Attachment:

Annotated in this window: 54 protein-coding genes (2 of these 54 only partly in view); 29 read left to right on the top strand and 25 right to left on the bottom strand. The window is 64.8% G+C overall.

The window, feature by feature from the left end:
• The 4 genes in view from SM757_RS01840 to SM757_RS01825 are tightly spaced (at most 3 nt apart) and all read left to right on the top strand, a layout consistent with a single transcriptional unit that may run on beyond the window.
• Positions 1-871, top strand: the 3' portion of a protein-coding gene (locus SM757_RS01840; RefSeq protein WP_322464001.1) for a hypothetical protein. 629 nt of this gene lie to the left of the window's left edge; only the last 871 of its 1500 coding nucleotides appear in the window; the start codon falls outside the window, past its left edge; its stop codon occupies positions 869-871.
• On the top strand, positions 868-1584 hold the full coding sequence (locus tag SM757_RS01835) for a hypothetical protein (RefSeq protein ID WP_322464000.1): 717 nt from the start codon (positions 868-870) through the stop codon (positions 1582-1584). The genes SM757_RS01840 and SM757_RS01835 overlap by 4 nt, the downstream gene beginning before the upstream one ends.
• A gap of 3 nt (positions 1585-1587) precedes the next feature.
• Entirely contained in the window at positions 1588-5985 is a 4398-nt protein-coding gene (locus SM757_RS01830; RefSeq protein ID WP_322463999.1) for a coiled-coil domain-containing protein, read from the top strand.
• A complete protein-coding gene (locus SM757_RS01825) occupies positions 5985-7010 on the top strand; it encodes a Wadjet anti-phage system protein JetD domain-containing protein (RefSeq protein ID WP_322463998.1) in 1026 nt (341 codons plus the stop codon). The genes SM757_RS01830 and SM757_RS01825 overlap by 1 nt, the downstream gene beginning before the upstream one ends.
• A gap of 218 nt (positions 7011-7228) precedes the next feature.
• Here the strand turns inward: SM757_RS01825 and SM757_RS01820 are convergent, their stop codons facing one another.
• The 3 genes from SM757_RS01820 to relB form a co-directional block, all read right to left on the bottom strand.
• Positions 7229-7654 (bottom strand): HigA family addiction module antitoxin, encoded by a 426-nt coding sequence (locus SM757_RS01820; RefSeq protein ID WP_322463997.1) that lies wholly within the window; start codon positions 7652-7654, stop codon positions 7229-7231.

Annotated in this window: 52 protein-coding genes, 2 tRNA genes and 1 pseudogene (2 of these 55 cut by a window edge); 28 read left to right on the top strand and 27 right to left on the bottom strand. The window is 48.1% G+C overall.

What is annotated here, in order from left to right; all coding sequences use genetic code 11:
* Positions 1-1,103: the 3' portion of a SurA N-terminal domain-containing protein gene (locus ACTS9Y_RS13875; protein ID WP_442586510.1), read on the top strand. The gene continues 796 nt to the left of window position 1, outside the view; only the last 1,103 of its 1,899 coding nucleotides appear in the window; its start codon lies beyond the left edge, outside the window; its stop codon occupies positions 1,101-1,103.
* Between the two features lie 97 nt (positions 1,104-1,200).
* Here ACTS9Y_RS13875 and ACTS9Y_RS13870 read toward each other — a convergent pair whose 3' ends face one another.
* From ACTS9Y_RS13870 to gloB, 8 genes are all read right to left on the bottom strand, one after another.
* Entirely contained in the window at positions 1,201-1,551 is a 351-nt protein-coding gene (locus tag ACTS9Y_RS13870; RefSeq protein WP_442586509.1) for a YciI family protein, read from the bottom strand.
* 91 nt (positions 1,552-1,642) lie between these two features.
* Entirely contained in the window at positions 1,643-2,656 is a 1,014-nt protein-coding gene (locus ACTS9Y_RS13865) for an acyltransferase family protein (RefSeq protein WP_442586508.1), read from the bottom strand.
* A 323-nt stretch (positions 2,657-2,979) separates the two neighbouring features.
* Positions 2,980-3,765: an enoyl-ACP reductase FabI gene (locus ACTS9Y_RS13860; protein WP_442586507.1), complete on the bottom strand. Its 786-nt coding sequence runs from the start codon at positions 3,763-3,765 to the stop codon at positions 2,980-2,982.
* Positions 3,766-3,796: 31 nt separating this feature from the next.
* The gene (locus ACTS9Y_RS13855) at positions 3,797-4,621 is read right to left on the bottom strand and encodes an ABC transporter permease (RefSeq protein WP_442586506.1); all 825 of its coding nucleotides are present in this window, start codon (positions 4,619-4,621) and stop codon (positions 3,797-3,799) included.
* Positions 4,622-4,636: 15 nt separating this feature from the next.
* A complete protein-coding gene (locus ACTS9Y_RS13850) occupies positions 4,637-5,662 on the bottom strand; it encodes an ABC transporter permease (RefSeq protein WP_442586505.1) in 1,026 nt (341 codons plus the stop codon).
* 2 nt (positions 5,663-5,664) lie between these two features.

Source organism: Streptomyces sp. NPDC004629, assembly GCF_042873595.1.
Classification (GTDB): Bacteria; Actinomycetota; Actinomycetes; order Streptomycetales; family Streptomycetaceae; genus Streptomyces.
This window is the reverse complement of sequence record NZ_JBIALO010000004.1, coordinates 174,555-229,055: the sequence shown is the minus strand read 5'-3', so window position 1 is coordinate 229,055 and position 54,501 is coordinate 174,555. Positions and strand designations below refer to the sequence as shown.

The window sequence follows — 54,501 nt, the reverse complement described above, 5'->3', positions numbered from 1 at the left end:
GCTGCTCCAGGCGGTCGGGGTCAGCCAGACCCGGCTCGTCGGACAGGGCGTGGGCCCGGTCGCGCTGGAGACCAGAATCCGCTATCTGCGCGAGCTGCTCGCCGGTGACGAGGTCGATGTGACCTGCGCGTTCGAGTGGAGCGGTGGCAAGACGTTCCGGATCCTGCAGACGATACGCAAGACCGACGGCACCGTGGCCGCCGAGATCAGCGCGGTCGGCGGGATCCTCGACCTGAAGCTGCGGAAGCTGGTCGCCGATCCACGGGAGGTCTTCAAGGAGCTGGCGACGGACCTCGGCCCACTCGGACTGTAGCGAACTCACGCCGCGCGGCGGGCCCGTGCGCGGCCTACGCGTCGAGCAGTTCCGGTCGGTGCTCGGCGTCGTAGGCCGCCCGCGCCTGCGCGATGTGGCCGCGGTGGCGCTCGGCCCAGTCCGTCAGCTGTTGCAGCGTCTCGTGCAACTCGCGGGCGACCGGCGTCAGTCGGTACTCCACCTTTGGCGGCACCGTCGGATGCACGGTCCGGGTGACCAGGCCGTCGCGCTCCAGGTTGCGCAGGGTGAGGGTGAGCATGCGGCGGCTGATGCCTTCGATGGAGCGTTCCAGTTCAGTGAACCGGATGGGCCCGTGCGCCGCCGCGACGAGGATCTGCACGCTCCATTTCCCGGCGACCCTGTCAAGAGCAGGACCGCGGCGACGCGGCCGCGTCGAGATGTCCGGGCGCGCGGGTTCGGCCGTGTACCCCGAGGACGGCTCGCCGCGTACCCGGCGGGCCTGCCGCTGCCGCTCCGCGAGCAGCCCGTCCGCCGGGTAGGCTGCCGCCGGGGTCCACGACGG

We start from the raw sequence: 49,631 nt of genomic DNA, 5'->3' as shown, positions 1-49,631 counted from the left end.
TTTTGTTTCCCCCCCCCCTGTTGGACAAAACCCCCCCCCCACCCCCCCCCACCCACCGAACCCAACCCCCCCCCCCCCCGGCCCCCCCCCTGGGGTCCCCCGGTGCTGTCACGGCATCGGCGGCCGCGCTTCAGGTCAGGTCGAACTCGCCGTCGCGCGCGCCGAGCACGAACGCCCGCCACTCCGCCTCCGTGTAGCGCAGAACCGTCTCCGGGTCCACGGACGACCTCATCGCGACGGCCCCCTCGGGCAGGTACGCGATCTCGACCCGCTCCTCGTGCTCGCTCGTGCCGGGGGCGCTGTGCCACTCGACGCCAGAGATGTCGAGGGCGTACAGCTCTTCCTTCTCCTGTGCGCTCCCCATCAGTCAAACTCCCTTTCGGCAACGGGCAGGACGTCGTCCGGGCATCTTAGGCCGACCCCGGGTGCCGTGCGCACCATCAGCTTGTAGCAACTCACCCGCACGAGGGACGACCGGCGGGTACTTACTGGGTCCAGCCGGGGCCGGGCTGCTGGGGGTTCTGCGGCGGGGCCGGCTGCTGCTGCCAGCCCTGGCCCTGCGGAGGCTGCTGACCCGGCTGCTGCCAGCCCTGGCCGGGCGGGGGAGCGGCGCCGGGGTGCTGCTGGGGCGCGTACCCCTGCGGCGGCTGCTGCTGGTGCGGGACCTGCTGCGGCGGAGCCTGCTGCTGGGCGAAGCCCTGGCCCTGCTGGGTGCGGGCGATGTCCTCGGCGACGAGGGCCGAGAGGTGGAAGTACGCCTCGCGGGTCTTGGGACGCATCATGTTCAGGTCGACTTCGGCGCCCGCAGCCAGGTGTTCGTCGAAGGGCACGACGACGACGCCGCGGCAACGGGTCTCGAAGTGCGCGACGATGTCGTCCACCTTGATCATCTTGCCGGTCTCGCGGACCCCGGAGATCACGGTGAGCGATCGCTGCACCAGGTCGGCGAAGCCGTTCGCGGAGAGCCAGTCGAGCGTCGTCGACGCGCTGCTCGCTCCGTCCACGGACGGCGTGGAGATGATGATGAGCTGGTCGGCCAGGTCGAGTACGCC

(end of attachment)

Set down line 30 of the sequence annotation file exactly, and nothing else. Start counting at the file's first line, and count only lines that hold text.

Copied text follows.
Classification (GTDB): Bacteria; Actinomycetota; Actinomycetes; order Streptomycetales; family Streptomycetaceae; genus Streptomyces.